SPROUTS

Lupin SproutsAustralian Sweet Lupin seeds can be germinated to make big crispy sprouts for use as a vegetable. Australian Sweet Lupin sprouts out-perform soybean and mung bean sprouts on the following properties:

Higher sprout yield: Australian Sweet Lupin produces 7.5 kg sprouts per kg of seed. This is in comparison with soybean or mung bean which produce 5 kg sprouts per kg of seed.

Better sensory qualities: The diameter and length of Australian Sweet Lupin sprouts are larger than soybean sprouts; the colour and freshness of Australian Sweet Lupin sprouts are excellent, contributing to very high consumer appeal.

No lateral roots: Australian Sweet Lupin sprouts have no lateral hairy roots even when fully developed, this is in contrast with soybean sprouts which rely on chemical treatments to inhibit the lateral roots.

Better taste: Australian Sweet Lupin sprouts have a crispier texture than soybean sprouts as well as a lower ‘beany’ flavour. This difference is particularly evident after boiling, making the Australian Sweet Lupin sprout ideal for traditional Chinese “Huoguo” (????) cooking.

Source of isoflavones (nutraceuticals): Australian Sweet Lupin sprouts are an excellent source of isoflavones, a group of molecules often referred to as ‘phytoestrogens’. Research from various sources indicates that consumption of isoflavones may play a role in lowering risk for disease. Isoflavones are natural antioxidants. The isoflavones diadzein and genistein may improve bone health by conserving calcium and thereby reducing the risk of osteoporosis. Some isoflavones are believed to inhibit the growth of cancerous cells for example studies show isoflavones slowed prostate cancer growth by causing prostate cancer cells to die. Isoflavones act against cancer cells in a way similar to many common cancer-treating drugs.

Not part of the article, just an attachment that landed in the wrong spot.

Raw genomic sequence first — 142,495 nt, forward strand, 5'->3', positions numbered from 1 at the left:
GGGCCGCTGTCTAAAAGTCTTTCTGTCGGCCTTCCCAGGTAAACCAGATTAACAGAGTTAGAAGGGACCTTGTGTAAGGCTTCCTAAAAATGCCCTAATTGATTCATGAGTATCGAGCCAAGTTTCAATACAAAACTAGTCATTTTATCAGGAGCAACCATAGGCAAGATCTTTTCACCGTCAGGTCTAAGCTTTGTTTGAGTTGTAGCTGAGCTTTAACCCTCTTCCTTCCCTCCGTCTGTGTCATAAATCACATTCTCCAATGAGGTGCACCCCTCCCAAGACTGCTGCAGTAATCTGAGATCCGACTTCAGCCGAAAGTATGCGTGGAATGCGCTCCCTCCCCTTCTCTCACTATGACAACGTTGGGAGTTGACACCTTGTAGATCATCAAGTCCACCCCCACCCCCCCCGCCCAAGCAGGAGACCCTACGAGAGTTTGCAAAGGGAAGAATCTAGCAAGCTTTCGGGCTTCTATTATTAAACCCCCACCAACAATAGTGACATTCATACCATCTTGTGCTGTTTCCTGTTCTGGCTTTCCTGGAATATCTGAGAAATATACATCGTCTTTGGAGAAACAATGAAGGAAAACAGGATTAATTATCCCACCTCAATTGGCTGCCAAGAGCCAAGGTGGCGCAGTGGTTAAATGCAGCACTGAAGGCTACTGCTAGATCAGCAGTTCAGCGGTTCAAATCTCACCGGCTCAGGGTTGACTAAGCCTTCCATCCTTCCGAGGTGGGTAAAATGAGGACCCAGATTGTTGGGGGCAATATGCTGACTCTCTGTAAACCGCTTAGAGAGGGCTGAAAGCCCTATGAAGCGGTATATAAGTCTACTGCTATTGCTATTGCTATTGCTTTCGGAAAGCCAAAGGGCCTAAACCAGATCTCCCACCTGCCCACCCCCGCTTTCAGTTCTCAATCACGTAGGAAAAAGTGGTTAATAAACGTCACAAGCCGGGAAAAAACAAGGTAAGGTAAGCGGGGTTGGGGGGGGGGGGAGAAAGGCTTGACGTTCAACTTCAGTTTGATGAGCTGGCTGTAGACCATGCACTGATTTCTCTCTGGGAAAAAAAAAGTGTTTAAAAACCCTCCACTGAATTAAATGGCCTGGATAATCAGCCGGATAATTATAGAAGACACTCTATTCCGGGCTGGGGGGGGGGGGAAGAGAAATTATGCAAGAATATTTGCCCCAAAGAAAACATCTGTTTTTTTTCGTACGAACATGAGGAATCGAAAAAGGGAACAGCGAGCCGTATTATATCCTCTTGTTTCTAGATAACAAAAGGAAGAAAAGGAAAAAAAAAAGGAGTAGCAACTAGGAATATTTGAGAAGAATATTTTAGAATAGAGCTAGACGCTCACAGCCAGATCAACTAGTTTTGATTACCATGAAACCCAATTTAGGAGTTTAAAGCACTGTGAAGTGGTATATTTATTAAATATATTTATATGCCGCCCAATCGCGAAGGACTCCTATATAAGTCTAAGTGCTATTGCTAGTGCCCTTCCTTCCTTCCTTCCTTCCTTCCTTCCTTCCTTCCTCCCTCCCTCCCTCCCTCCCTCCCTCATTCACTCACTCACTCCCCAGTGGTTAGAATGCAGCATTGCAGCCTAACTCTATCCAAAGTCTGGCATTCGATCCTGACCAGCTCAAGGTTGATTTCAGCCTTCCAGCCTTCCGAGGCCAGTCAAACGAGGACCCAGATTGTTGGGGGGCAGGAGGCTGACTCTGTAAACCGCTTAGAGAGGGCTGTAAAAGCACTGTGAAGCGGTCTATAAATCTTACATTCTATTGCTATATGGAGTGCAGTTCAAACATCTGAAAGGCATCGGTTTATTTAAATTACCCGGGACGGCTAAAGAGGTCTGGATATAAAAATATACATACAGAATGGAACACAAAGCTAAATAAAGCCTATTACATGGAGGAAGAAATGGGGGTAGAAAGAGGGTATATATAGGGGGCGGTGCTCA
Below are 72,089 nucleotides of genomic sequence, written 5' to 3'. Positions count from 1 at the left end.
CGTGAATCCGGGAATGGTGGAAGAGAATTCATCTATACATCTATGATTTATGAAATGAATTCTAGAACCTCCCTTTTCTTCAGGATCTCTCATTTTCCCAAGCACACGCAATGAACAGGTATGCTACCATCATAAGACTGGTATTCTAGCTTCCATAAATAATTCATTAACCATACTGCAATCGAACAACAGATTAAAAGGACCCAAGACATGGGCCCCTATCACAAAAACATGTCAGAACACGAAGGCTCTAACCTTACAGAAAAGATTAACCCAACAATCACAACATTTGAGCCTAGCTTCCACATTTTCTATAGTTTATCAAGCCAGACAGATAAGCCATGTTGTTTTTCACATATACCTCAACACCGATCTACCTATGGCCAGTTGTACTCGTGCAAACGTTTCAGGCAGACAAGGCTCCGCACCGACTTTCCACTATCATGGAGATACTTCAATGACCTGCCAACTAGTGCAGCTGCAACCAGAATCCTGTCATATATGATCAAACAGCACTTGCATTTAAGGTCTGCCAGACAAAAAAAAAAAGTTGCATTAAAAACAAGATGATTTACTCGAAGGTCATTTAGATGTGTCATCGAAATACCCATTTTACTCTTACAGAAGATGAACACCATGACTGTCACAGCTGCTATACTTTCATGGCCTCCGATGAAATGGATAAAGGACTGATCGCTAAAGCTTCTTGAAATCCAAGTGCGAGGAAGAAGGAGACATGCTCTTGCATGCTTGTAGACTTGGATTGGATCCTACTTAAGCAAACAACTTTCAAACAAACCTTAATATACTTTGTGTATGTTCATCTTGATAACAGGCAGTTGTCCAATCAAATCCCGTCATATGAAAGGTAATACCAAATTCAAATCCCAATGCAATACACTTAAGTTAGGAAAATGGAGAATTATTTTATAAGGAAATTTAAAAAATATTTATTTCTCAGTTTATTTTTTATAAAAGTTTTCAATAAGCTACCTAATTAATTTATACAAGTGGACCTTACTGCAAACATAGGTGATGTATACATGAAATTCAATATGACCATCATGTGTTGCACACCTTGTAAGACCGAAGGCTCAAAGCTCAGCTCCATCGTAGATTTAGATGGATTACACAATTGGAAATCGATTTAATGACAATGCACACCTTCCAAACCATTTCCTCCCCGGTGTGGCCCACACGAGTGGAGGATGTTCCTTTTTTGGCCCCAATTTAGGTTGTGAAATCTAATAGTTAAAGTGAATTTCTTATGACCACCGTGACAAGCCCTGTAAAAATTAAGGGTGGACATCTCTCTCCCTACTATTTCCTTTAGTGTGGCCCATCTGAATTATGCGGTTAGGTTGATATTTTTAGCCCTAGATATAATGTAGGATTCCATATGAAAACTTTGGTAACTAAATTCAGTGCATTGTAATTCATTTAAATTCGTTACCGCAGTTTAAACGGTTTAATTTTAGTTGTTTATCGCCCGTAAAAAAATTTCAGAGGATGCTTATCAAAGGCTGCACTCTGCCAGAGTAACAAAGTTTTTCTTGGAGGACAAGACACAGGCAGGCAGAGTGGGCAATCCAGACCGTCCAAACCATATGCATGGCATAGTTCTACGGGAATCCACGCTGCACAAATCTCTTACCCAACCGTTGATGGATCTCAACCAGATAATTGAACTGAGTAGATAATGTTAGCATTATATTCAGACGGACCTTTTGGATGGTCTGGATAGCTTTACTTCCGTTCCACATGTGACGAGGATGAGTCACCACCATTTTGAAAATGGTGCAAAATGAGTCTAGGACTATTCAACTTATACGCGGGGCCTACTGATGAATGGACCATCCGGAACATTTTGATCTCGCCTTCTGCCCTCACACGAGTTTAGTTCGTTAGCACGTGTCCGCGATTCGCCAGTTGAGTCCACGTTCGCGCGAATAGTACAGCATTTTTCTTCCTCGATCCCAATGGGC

References:
Dagnia, S.G., Petterson, D.S., Bell, R.R. and Flanagan, F.V. (1992). Germination alters the nutritional value of lupin seed. Journal of the Science of Food and Agriculture 60: 419-423.
Yu, R. (1988). Incorporation of lupin into human foods. In: Proceedings of the Food Conference ’88. Ed. Saipin Maneepur, Pivan Varangoon and Budan Phithakpol. Bangkok, Institute of Food Research and Product Development, Kaselsart University, Thailand. pp. 24-26.
Trugo, L.C., Farrah, A. and Trugo, N.M.F. (1993). Germination and debittering lupin seeds reduce alpha-galactoxidase and intestinal carbohydrate fermentation in humans. Journal of Food Science 58: 627-630.
Lee, C.H. (1986). Lupin seed for human consumption. Proceedings of the 4th International Lupin conference. Geraldton, Western Australia, pp.64-76.
Katagiri Y, Ibrahim RK, Tahara S., (2000) HPLC analysis of white lupin isoflavonoids Biosci Biotechnol Biochem. June 64(6):1118-25.